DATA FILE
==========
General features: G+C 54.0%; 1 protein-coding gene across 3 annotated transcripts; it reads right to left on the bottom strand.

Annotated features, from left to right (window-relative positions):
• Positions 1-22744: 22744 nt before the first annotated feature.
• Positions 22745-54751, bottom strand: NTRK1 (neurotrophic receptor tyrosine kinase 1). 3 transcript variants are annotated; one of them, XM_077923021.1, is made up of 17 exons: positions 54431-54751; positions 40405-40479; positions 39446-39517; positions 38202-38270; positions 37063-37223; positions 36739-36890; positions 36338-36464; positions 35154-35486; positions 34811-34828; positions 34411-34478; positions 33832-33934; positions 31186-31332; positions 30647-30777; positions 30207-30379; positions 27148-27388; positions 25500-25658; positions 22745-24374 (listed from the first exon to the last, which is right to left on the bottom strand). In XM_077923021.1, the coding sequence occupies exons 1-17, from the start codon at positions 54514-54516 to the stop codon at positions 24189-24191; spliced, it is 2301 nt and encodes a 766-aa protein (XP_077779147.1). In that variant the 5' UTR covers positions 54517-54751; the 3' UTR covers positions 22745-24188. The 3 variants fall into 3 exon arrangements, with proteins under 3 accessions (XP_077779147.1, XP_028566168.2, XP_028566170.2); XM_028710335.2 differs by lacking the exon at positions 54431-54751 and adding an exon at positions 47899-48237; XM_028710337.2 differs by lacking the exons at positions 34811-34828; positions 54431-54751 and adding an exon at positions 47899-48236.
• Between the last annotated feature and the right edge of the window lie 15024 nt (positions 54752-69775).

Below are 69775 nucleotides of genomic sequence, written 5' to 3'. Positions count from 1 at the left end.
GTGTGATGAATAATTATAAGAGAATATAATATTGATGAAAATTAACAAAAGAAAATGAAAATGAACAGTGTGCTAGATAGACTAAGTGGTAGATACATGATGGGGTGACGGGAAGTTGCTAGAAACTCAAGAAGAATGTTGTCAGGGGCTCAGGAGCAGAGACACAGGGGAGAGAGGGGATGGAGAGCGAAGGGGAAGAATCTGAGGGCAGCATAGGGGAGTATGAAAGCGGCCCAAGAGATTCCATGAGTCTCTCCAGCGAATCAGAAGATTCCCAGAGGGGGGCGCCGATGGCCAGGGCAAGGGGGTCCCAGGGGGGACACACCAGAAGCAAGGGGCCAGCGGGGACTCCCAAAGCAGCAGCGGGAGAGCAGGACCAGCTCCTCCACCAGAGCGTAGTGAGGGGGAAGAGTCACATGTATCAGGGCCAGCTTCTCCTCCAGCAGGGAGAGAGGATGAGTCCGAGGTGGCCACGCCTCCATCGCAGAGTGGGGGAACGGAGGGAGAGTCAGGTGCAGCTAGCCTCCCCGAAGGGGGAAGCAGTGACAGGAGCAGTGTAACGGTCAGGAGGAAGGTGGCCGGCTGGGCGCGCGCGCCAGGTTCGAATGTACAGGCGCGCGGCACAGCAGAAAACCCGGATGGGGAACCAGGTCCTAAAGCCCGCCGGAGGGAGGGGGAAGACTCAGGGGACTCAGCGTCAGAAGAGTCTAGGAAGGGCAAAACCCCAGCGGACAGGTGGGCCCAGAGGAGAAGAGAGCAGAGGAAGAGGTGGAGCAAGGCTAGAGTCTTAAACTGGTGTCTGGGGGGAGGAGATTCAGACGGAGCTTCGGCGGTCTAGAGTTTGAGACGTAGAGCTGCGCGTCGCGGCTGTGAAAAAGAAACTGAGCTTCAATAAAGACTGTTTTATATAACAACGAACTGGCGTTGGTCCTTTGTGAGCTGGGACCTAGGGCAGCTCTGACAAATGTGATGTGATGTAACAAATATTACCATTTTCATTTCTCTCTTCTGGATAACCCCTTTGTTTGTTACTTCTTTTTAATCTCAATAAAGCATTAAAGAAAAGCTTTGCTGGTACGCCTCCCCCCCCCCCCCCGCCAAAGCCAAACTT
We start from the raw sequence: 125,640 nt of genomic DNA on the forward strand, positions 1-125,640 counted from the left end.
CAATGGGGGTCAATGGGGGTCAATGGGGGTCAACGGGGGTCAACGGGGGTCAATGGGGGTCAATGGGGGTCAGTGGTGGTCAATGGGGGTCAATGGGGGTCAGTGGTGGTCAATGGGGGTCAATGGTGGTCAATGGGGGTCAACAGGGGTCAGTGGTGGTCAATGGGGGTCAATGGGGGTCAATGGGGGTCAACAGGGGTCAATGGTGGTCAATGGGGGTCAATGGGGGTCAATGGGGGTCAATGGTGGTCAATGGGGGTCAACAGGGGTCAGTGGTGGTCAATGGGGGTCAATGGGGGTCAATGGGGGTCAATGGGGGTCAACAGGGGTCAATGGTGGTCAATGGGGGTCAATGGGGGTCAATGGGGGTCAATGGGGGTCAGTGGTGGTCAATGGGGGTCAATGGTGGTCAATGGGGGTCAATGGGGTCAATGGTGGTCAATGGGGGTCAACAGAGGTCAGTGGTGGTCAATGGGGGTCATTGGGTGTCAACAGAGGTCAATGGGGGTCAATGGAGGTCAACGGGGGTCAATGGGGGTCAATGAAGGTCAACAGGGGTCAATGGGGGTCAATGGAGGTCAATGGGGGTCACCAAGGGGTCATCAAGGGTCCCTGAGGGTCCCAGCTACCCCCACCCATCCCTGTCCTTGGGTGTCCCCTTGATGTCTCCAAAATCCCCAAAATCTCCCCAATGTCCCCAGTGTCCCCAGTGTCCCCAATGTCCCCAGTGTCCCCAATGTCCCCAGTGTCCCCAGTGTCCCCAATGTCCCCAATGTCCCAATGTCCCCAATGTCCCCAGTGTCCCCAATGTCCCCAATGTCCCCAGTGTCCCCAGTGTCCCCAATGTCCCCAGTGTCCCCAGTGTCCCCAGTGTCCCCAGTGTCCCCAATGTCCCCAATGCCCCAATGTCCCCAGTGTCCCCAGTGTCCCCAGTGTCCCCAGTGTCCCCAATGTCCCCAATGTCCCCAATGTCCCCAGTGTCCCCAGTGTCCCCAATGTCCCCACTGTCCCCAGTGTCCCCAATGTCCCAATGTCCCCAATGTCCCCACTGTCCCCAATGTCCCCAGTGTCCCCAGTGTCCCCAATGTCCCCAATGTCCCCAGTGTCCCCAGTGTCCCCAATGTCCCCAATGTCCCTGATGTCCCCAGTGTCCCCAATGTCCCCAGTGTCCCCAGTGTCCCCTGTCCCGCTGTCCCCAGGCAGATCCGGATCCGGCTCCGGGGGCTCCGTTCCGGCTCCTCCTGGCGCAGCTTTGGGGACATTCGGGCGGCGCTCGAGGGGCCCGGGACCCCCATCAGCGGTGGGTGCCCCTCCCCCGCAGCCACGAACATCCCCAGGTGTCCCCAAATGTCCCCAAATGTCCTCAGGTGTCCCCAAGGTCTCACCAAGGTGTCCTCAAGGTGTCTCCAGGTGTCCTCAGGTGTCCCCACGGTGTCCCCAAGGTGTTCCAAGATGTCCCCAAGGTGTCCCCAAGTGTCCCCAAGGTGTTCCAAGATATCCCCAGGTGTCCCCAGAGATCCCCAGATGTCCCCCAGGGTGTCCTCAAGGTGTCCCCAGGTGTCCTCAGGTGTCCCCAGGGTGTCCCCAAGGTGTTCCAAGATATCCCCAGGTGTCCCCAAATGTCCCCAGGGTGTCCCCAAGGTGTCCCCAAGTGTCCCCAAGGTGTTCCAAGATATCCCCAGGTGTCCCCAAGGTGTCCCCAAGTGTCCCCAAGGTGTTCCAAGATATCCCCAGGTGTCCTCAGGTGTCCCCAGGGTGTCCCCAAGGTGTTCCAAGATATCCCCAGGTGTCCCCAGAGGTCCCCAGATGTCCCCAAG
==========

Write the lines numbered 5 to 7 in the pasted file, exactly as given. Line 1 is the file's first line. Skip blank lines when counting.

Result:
• Between the last annotated feature and the right edge of the window lie 15024 nt (positions 54752-69775).

Below are 69775 nucleotides of genomic sequence, written 5' to 3'. Positions count from 1 at the left end.
GTGTGATGAATAATTATAAGAGAATATAATATTGATGAAAATTAACAAAAGAAAATGAAAATGAACAGTGTGCTAGATAGACTAAGTGGTAGATACATGATGGGGTGACGGGAAGTTGCTAGAAACTCAAGAAGAATGTTGTCAGGGGCTCAGGAGCAGAGACACAGGGGAGAGAGGGGATGGAGAGCGAAGGGGAAGAATCTGAGGGCAGCATAGGGGAGTATGAAAGCGGCCCAAGAGATTCCATGAGTCTCTCCAGCGAATCAGAAGATTCCCAGAGGGGGGCGCCGATGGCCAGGGCAAGGGGGTCCCAGGGGGGACACACCAGAAGCAAGGGGCCAGCGGGGACTCCCAAAGCAGCAGCGGGAGAGCAGGACCAGCTCCTCCACCAGAGCGTAGTGAGGGGGAAGAGTCACATGTATCAGGGCCAGCTTCTCCTCCAGCAGGGAGAGAGGATGAGTCCGAGGTGGCCACGCCTCCATCGCAGAGTGGGGGAACGGAGGGAGAGTCAGGTGCAGCTAGCCTCCCCGAAGGGGGAAGCAGTGACAGGAGCAGTGTAACGGTCAGGAGGAAGGTGGCCGGCTGGGCGCGCGCGCCAGGTTCGAATGTACAGGCGCGCGGCACAGCAGAAAACCCGGATGGGGAACCAGGTCCTAAAGCCCGCCGGAGGGAGGGGGAAGACTCAGGGGACTCAGCGTCAGAAGAGTCTAGGAAGGGCAAAACCCCAGCGGACAGGTGGGCCCAGAGGAGAAGAGAGCAGAGGAAGAGGTGGAGCAAGGCTAGAGTCTTAAACTGGTGTCTGGGGGGAGGAGATTCAGACGGAGCTTCGGCGGTCTAGAGTTTGAGACGTAGAGCTGCGCGTCGCGGCTGTGAAAAAGAAACTGAGCTTCAATAAAGACTGTTTTATATAACAACGAACTGGCGTTGGTCCTTTGTGAGCTGGGACCTAGGGCAGCTCTGACAAATGTGATGTGATGTAACAAATATTACCATTTTCATTTCTCTCTTCTGGATAACCCCTTTGTTTGTTACTTCTTTTTAATCTCAATAAAGCATTAAAGAAAAGCTTTGCTGGTACGCCTCCCCCCCCCCCCCCGCCAAAGCCAAACTT